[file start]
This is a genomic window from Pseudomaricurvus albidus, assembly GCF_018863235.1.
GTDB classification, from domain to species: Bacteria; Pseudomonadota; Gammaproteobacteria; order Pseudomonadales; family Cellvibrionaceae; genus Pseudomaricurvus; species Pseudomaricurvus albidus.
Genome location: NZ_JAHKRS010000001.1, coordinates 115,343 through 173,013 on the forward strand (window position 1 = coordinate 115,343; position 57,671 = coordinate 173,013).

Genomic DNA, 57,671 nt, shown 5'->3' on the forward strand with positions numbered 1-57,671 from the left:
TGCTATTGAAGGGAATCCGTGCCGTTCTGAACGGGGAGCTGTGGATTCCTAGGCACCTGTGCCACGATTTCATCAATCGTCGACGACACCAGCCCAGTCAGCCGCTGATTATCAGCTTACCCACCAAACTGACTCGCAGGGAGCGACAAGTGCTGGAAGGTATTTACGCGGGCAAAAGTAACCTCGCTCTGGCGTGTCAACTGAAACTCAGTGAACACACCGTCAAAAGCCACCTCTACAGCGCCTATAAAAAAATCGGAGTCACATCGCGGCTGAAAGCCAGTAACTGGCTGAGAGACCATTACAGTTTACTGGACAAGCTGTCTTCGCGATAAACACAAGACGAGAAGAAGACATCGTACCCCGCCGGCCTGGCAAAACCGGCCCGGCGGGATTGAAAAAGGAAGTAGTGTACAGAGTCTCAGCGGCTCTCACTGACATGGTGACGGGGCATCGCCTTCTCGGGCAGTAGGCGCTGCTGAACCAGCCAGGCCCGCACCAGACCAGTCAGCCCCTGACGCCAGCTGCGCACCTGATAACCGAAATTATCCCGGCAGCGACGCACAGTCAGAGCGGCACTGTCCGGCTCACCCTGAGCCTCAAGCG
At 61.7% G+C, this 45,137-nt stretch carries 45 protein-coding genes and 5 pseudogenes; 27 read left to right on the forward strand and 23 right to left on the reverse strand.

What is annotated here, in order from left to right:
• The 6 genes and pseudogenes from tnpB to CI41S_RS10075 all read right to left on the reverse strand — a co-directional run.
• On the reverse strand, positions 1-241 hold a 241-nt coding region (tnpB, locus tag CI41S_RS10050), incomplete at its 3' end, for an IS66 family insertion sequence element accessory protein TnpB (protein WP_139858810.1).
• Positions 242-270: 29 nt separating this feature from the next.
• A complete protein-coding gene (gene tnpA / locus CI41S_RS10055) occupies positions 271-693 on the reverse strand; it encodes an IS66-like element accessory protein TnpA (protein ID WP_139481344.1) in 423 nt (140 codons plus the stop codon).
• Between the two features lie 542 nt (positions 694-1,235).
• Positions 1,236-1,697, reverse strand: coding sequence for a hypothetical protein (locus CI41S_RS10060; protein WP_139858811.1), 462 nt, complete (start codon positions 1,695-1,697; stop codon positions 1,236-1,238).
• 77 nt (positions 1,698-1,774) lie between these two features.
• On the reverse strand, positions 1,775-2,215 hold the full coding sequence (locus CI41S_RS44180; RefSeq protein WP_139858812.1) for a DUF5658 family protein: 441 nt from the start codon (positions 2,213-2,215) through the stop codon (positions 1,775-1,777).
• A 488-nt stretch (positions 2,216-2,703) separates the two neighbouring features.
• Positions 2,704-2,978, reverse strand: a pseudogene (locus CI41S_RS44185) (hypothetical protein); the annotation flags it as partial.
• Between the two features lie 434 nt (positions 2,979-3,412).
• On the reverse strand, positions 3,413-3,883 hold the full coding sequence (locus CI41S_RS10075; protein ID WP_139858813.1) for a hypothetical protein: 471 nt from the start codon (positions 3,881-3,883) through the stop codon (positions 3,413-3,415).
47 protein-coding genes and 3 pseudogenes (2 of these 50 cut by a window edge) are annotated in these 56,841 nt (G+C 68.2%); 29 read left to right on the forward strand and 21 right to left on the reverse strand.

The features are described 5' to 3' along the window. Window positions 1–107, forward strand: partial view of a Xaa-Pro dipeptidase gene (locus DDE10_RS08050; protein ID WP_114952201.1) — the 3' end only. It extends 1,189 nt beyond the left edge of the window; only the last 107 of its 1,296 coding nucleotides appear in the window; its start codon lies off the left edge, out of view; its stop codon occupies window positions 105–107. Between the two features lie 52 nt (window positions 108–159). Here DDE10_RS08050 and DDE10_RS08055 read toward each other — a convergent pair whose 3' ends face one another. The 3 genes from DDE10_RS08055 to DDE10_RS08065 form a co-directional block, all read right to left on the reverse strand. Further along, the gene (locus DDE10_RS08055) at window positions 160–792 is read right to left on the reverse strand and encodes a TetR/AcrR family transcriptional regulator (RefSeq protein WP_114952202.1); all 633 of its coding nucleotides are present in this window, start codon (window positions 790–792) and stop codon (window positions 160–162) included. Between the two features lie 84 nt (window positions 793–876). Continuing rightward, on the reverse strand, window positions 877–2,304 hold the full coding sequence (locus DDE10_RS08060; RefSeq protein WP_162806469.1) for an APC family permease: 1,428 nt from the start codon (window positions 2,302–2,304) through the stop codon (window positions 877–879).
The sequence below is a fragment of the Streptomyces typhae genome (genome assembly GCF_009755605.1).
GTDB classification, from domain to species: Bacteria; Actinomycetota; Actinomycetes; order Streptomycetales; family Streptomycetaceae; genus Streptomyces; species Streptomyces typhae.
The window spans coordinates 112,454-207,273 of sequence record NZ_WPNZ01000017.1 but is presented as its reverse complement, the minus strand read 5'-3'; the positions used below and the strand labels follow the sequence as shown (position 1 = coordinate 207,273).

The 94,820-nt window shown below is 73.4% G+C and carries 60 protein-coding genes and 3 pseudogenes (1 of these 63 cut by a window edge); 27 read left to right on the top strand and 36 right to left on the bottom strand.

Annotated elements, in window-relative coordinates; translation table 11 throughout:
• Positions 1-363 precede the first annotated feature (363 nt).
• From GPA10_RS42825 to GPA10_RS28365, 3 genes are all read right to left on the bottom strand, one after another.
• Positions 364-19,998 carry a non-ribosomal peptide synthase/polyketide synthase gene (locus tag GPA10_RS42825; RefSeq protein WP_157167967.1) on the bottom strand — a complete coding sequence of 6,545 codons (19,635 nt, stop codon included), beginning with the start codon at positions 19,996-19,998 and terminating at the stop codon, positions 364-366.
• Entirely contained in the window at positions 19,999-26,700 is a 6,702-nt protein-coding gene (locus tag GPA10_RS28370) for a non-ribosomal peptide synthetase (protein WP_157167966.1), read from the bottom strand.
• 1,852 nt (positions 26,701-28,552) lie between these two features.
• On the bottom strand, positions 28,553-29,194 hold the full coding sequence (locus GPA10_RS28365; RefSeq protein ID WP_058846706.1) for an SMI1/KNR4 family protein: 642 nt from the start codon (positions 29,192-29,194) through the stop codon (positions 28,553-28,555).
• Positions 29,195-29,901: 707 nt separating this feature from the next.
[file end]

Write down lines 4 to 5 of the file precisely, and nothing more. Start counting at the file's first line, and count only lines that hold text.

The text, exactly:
Genomic DNA, 57,671 nt, shown 5'->3' on the forward strand with positions numbered 1-57,671 from the left:
TGCTATTGAAGGGAATCCGTGCCGTTCTGAACGGGGAGCTGTGGATTCCTAGGCACCTGTGCCACGATTTCATCAATCGTCGACGACACCAGCCCAGTCAGCCGCTGATTATCAGCTTACCCACCAAACTGACTCGCAGGGAGCGACAAGTGCTGGAAGGTATTTACGCGGGCAAAAGTAACCTCGCTCTGGCGTGTCAACTGAAACTCAGTGAACACACCGTCAAAAGCCACCTCTACAGCGCCTATAAAAAAATCGGAGTCACATCGCGGCTGAAAGCCAGTAACTGGCTGAGAGACCATTACAGTTTACTGGACAAGCTGTCTTCGCGATAAACACAAGACGAGAAGAAGACATCGTACCCCGCCGGCCTGGCAAAACCGGCCCGGCGGGATTGAAAAAGGAAGTAGTGTACAGAGTCTCAGCGGCTCTCACTGACATGGTGACGGGGCATCGCCTTCTCGGGCAGTAGGCGCTGCTGAACCAGCCAGGCCCGCACCAGACCAGTCAGCCCCTGACGCCAGCTGCGCACCTGATAACCGAAATTATCCCGGCAGCGACGCACAGTCAGAGCGGCACTGTCCGGCTCACCCTGAGCCTCAAGCG